Is STD Screening the Answer to Reducing the Sharp Rise in Infections?

Is STD Screening the Answer to Reducing the Sharp Rise in Infections?

Is STD Screening the Answer to Reducing the Sharp Rise in Infections?

The gnawing stigma about getting tested for STDs is the reason behind the worrisome rise in common STDs such as syphilis, gonorrhoea, and chlamydia. If you are sexually active, you must get tested to detect the infections early as well as help you prevent it. If you are looking for discreet STD testing, then you should visit the Chesapeake STD testing women’s clinic.

The three common STDs that were nearly eliminated are making an unwelcome comeback in the US. Here’s why.

Chlamydia

According to the CDC’s 2018 STD surveillance report, 1.8 million people had chlamydia. This figure has risen by 19% since 2014, with an estimation of 2.86 million yearly reported infections.

Chlamydia is transmitted through sexual contact with the vagina, anus, or penis of an infected person. This infectious disease is also spread from an infected mother to her baby during childbirth. This could lead to pneumonia and conjunctivitis in exposed infants.

Due to its asymptomatic nature, every sexually active person should regularly get screened for chlamydia.

Gonorrhoea

The CDC estimates that close to 1.14 million new gonococcal infections are reported in the United States annually, with the highest infections occurring in young people aged 15-24. Just like chlamydia, gonorrhoea is transmitted via sexual contact with an infected partner.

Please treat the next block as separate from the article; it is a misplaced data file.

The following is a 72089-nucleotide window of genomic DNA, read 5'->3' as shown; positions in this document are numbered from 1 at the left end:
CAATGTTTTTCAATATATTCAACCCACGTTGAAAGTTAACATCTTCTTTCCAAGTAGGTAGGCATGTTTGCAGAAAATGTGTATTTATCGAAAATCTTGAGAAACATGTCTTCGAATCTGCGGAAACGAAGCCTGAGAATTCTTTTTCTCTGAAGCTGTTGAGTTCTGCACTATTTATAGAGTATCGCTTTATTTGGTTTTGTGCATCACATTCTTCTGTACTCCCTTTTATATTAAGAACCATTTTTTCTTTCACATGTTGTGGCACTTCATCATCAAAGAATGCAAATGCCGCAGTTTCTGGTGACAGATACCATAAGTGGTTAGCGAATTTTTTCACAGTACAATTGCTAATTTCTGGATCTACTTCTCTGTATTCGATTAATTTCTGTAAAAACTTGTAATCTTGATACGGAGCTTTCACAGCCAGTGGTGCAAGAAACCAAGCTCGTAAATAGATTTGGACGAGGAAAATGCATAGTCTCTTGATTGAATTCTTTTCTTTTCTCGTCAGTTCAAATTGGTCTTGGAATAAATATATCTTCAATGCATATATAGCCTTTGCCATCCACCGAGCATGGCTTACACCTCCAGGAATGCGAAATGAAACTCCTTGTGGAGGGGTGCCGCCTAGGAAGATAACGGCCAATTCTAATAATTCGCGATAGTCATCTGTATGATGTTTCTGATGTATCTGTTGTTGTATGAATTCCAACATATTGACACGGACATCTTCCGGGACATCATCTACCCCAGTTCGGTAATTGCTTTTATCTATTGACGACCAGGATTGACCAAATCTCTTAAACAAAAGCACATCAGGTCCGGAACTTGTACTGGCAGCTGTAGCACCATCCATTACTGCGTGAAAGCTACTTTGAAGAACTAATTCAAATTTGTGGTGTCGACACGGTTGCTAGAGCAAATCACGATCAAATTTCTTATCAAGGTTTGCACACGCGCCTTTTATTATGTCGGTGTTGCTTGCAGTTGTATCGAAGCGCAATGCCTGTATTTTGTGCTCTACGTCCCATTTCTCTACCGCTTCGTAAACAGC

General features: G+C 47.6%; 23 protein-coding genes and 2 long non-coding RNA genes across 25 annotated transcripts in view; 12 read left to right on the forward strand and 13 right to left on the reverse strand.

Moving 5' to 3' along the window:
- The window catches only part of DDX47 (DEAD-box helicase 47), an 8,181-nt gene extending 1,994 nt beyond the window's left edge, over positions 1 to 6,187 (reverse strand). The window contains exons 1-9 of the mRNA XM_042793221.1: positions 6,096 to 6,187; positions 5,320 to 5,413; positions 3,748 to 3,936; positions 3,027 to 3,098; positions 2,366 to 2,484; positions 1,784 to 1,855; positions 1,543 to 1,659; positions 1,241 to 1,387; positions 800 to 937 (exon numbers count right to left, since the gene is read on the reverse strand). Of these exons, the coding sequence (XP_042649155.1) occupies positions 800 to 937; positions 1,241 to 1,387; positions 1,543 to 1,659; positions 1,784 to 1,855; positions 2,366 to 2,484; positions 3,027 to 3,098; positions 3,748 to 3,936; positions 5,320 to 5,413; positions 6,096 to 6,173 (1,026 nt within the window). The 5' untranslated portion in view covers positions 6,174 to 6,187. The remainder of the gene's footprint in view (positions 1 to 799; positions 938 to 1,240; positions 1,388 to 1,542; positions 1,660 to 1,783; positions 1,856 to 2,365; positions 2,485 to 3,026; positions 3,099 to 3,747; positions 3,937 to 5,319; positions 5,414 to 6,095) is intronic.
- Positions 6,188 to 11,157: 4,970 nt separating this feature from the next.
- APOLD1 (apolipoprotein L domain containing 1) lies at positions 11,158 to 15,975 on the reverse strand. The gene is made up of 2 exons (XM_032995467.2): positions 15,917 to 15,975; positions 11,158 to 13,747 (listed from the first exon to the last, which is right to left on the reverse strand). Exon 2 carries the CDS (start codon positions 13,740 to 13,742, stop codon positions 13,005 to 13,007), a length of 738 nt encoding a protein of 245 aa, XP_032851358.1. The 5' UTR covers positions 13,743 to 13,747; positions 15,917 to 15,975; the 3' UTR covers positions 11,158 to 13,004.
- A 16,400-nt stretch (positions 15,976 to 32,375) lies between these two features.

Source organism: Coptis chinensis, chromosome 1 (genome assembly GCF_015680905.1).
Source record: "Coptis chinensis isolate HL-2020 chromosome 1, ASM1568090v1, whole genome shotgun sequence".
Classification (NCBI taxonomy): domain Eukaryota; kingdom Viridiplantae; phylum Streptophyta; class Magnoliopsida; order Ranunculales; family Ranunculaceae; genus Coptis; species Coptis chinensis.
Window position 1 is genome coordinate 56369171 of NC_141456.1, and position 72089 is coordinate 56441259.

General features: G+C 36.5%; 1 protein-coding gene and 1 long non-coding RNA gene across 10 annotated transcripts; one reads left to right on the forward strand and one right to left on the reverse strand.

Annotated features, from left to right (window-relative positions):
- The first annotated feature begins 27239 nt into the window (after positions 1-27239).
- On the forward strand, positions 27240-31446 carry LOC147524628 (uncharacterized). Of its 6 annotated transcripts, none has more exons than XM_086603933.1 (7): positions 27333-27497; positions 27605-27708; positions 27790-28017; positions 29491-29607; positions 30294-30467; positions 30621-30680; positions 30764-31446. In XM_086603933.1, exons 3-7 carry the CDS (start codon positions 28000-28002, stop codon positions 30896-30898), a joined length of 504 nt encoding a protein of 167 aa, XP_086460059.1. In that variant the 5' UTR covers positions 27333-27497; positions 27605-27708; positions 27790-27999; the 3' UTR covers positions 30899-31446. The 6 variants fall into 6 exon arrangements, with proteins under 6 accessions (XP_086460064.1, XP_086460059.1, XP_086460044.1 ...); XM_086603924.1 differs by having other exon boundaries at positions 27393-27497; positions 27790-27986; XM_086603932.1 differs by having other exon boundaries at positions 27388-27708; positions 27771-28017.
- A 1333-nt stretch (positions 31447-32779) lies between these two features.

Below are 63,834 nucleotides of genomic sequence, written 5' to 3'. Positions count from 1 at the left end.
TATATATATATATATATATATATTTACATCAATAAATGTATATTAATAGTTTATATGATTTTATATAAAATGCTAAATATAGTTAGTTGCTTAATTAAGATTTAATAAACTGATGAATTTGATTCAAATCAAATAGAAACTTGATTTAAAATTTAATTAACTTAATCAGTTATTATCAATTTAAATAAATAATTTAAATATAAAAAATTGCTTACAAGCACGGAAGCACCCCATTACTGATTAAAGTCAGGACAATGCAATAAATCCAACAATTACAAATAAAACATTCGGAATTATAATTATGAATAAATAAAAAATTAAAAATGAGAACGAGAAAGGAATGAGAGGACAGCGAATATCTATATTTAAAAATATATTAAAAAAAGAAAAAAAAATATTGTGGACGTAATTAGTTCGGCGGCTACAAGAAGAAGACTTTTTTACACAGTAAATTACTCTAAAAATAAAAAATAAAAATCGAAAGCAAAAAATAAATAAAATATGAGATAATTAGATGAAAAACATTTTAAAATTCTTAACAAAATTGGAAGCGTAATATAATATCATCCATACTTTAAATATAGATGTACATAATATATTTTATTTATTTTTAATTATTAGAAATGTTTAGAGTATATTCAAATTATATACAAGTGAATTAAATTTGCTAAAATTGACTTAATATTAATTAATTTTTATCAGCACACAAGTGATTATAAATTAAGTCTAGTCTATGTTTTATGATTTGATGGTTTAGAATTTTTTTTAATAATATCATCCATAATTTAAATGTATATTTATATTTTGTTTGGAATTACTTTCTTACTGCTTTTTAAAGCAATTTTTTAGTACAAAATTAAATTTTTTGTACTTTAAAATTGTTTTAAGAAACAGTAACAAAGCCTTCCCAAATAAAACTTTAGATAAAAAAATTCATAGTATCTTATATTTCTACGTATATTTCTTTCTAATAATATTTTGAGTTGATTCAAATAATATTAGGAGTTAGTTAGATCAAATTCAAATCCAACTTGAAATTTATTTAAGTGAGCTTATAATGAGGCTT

Any sexually active person or one with genital symptoms should get screened. Additionally, the CDC recommends that all sexually active women under 25 should get tested for gonorrhoea every year.

Syphilis

There has been a 71% increase in syphilis cases since 2014. In 2018, there were 115,045 new cases of syphilis in the US. Out of this figure, the majority of primary and secondary syphilis cases occurred among men who have sex with men (MSM), gay and bisexual individuals.

Syphilis is transmitted via sexual contact with a person infected with a syphilitic sore. The disease can also be spread from an untreated pregnant mother to their unborn child.

What’s causing this upsurge in STD/STI rates?

Public health funding cuts

Public health facilities offering STD clinical services in the US have always been underfunded. Since the 2008 global economic crisis, many STD clinics have had to close down or reduce their working hours. This has resulted in a mess with a sharp increase in STDs across the country.

Improved and early detection

Technology has led to better diagnostic tools for STDs. Due to better screening and detection, the numbers seem even higher than they were a few years back. This is especially true for women who now receive regular annual tests.

We are now in the age of online dating apps

The increasing rise of online dating apps such as Grindr and Tinder has enabled high-risk sex, which has overwhelmed health officials with regards to how to prevent outbreaks. These apps have increased the risk of those most susceptible to HIV, among other STDs.

More people engaging in unprotected sex

Men who have sex with men are the group most susceptible to STDs.  According to the journal of Clinical Infectious Diseases, the use of PrEP has made unprotected sex less terrifying, thereby promoting risky sexual behaviour.  So far, PrEP users have been diagnosed with the highest rates of STDs

Why Should You Get Tested?

You have probably come across the term STIs and STDs used interchangeably. The difference between the two in the asymptomatic nature of STIs. An STI can hibernate such that people who have it may never know for years. An STI will then be reactivated, causing people to shed it unknowingly hence the name infectious.

Behaviour change among sexually active individuals is vital to reduce the spread of STDs. Most importantly, screening for STDs needs to be accessible and affordable for all for early detection and prevention.

George Abbot

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